The pre-dawn planet show we sky-watchers have been enjoying in June will continue into July, but some changes are on the way as we progress through the month. Mercury’s orbit will swing it past the Sun where it will emerge on the other side of our star between July 25th to the 29th. Look for Mercury in the west around 8:30 pm on the 29th when it lies just below and left of a crescent Moon. The combination of the orbital movements of Mars, Jupiter, and Saturn; and also that of Earth, will cause these planets to appear to rise sooner, although still in the very late evening or very early morning eastern skies.
Mars, Jupiter, and Saturn are all moving toward opposition later this year when they will all be at their closest to Earth and at their greatest brightness in over a year.
Saturn rises before 11 pm in early July and from 1 am to dawn will be favorably placed for viewing. Saturn brightens this month and telescopic views will be great; its rings system tilted 13 degrees to our line of sight. Saturn will be just above and left of the waning gibbous Moon on July 15th.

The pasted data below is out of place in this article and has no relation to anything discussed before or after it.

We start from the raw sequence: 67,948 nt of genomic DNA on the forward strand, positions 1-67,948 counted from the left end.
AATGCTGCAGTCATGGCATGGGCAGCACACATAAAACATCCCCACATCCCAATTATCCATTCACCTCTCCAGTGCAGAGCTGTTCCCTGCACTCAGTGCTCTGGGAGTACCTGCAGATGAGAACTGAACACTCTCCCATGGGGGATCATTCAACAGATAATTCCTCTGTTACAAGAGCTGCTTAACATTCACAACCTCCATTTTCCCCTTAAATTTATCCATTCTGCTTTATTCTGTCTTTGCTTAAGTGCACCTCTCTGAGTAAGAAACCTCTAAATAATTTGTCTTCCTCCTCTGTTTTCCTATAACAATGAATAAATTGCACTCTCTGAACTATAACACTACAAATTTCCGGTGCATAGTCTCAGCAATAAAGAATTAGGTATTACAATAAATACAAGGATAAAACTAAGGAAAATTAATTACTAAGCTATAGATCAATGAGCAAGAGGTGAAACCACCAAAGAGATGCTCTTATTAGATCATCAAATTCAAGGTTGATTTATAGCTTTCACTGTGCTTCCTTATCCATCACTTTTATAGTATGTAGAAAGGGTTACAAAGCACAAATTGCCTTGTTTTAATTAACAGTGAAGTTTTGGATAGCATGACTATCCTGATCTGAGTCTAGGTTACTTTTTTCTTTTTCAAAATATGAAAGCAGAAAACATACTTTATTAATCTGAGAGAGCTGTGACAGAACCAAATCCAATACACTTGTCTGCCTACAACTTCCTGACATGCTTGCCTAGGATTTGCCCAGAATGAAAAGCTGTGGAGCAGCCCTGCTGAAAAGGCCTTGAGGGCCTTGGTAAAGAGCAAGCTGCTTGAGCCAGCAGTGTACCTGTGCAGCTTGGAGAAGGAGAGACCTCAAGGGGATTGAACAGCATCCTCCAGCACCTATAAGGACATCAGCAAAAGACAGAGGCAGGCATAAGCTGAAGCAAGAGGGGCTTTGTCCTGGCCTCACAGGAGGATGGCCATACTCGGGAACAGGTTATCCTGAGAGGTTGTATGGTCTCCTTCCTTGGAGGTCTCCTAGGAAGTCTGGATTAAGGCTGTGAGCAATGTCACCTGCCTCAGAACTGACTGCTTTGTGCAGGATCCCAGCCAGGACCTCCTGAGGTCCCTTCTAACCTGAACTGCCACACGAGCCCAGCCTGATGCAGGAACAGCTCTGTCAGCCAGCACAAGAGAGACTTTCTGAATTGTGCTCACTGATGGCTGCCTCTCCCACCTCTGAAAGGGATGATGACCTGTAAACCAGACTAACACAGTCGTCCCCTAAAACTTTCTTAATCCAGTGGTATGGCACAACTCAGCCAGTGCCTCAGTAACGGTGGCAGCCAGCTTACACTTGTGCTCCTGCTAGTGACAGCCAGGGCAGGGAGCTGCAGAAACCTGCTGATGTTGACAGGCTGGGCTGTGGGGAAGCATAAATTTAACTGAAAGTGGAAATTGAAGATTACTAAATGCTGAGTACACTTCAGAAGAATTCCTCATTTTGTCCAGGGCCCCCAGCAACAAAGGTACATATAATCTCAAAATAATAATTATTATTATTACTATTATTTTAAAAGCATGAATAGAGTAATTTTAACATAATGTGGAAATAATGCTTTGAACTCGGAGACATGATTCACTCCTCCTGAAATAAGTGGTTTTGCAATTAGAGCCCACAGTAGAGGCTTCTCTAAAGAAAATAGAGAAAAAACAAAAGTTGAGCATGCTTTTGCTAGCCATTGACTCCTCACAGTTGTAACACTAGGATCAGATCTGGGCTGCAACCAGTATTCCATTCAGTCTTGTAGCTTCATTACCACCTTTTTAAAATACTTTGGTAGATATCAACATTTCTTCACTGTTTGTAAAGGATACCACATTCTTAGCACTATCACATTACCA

Jupiter rises just after midnight on July 1st and an hour before on July 31st. It brightens too in July. Best views occur in the hours just before dawn when it will be the highest in the sky, and telescopic views will reveal many surface features, while binoculars will show its 4 brightest Moons as jewels on either side of the giant planet.
Mars rises around 2 am in the east and slowly brightens throughout the month. Mars will still appear small even in telescopes, but when at opposition in December it will be more than 2 times bigger and much brighter. This will be something to look forward to seeing; a special holiday gift for us this year!
Venus dominates the eastern sky before dawn and appears close to a number of bright stars during the month as it moves along its orbit. Venus is just above Aldebaran (Taurus) on July 1st; passes just above Orion July 16 to 18; and just below a nice waning crescent Moon on July 26.
Earth reaches aphelion in its elliptical orbit; farthest point from the Sun on July 4th. July’s Full Moon is on the 13th.